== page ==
- Increasing outdoor air ventilation and using caution in highly polluted areas. With fewer people in the building, these measures increase the effective dilution ventilation per person.
- Opening outdoor air dampers as feasible, considering outdoor weather conditions.
- Improving central air filtration to MERV-13 or the highest compatible with the filter rack, and sealing edges of the filter to limit bypass.
- Keeping systems running longer hours if possible, to increase air exchanges.
- GSA HVAC activities: In GSA-operated buildings, CDC HVAC recommendations will be incorporated based on existing equipment, current configuration, and reoccupancy schedule, including disabling demand-control ventilation, increasing operating hours, increasing use of outside air, ensuring air filters are properly sealed, and upgrading air handler filtration efficiency.
GSA is documenting the specific actions taken and planned for each government-owned, non-delegated building and will share with the occupant agencies. The information will be shared with agency points of contact and will cover HVAC systems, air filtration and plumbing systems.
Face Masks: Pursuant to the President’s Executive Order on Protecting the Federal Workforce and Requiring Mask-Wearing, issued on January 20, 2021 (Executive Order No. 13991), the Office of Management and Budget Memorandum M-21-15 [PDF], issued January 24, 2021, and as reiterated in GSA’s Acting Administrator Guidance on the Required Use of Face Masks and Physical Distancing [PDF - 229 KB], all persons must wear masks within GSA-controlled facilities where a substantial portion of that facility is occupied by employees or contractors of the executive branch. You must also wear a mask in outdoor shared spaces where physical distancing cannot be maintained.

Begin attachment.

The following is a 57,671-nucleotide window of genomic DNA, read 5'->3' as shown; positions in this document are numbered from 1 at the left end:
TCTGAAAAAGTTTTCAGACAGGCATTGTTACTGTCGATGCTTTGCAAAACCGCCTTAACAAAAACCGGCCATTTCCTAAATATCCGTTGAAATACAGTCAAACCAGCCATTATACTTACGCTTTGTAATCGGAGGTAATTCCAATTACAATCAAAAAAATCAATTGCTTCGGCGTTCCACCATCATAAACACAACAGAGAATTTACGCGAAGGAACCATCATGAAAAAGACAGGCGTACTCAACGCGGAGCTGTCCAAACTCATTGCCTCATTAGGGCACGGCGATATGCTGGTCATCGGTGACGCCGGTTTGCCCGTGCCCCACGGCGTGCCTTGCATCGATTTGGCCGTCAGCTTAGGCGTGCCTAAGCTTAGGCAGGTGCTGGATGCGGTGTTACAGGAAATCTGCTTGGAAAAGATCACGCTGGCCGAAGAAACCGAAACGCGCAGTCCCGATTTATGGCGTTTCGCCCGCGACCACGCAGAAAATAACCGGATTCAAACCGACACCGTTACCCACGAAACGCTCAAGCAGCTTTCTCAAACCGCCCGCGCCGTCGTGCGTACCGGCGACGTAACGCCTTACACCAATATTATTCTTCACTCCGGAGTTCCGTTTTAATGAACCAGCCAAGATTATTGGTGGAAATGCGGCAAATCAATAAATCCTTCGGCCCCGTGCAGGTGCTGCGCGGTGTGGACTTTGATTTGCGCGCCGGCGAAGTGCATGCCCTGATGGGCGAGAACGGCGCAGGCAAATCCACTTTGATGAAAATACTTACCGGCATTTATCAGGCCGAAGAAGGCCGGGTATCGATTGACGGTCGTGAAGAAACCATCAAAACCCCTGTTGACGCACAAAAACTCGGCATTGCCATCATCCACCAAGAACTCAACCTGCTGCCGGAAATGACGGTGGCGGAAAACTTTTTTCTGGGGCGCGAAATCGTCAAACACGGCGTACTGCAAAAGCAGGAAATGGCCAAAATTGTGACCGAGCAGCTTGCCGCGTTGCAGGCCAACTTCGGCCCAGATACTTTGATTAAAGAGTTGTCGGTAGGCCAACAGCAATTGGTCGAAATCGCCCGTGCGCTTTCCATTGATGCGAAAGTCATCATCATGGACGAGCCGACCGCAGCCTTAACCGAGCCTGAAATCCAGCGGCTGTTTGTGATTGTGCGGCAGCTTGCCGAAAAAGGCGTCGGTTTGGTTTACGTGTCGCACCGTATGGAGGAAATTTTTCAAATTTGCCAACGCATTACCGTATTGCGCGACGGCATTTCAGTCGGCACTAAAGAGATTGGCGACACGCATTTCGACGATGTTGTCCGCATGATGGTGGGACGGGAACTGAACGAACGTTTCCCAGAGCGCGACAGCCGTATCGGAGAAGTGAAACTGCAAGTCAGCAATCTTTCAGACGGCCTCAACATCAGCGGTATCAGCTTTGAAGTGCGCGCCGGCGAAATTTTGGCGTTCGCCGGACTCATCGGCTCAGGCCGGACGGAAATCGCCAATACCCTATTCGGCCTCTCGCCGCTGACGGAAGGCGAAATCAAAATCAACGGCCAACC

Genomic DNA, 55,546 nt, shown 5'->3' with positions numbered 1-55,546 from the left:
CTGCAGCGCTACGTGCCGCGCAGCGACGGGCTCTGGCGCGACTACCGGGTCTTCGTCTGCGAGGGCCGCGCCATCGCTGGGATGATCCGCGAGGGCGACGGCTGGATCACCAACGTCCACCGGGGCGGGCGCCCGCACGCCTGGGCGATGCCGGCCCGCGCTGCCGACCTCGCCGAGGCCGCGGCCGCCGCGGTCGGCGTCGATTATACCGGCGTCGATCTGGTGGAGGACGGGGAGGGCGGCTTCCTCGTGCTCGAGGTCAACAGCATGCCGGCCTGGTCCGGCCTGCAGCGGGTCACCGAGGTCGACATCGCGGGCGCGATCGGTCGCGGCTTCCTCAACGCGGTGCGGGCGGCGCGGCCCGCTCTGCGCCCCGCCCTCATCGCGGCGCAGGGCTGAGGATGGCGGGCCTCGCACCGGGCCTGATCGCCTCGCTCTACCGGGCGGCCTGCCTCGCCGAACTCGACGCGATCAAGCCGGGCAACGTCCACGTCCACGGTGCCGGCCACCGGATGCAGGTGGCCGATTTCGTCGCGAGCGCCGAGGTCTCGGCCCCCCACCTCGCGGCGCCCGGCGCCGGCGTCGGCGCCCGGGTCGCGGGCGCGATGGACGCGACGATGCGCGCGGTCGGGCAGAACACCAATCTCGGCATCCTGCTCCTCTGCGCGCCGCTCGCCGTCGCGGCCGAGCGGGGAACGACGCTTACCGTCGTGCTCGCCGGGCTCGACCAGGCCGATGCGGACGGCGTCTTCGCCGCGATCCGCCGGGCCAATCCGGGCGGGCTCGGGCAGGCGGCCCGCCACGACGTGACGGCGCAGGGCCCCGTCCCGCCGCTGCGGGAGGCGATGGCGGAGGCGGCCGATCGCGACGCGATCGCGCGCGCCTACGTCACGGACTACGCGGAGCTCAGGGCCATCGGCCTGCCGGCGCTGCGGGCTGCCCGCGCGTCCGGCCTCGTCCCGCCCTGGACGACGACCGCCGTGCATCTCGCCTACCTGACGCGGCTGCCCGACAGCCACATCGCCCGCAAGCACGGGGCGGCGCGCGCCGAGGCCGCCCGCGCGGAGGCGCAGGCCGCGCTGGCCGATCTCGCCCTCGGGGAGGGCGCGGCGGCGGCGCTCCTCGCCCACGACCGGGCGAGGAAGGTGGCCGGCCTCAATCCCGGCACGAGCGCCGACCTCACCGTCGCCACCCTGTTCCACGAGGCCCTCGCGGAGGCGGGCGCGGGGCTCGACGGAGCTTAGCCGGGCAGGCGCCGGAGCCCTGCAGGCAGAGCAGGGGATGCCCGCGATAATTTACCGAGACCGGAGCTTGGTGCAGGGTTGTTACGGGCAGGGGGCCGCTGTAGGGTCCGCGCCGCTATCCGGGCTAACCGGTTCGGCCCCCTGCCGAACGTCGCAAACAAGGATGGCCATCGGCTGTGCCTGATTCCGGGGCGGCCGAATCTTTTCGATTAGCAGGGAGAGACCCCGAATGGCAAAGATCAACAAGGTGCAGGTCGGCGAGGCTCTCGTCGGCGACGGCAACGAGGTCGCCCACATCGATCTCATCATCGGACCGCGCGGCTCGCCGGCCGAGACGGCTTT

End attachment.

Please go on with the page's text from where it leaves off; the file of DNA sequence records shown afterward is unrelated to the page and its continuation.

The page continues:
All GSA-controlled facilities, except for Primary Courthouses and facilities occupied solely by congressional offices. are considered to be substantially occupied by executive branch employees or contractors for purposes of this guidance. A Primary Courthouse is a courthouse where the judiciary and judiciary-related offices (i.e., the U.S. Marshals Service or the U.S. Attorney, or both) occupy 75% or more of the rentable square footage in the facility. For purposes of this guidance, GSA-controlled facilities do not include outleased spaces or facilities.
Masks must be worn in all shared workspaces, including open floor plan office space, cubicle embankments, and conference rooms. Masks should also be worn in outdoor shared spaces where physical distancing is not possible. In addition to wearing a mask, to the extent practicable, individuals must maintain a distance of at least 6 feet from others at all times, consistent with the Centers for Disease Control and Prevention (CDC) guidelines, including in offices, conference rooms, and all other communal and work spaces. A mask is not required to be worn when an individual is working alone in a private office with floor to ceiling walls and a closed door or, for a limited time, when eating and drinking, while maintaining physical distancing in accordance with CDC guidelines.
All persons within GSA-controlled facilities to which this guidance applies must wear a mask that covers the nose and mouth and is in accordance with any current CDC and Occupational Safety and Health Administration guidance. Current CDC recommendations can be found here. Individuals may be required to lower their mask, if requested, when passing through security checkpoints.
In Primary Courthouses and facilities solely occupied by congressional offices, the Chief Judge or the Member of Congress, as applicable, must establish the policy to adopt the requirements of Executive Order 13991 or more restrictive measures, or the Facility Security Committee (FSC) must vote to adopt such measures, if an FSC for that facility has been established.
- Hand Sanitizer: In early March, GSA procured and made available alcohol-based hand sanitizer (ABHS) in all GSA-controlled and operated federal buildings. The products and dispensers are located in common areas and entrances. GSA will continue to provide hand sanitizer for the foreseeable future. GSA is making sanitizer products, disinfectant wipes, and similar products available to GSA employees in GSA work areas. Occupant agencies are responsible for funding, procuring, and making available sanitizer products, disinfectant wipes, and similar products for their employees and visitors to use within their work areas. Written approval from GSA is required to store ABHS in quantities of 10 gallons or more for all GSA owned and delegated facilities.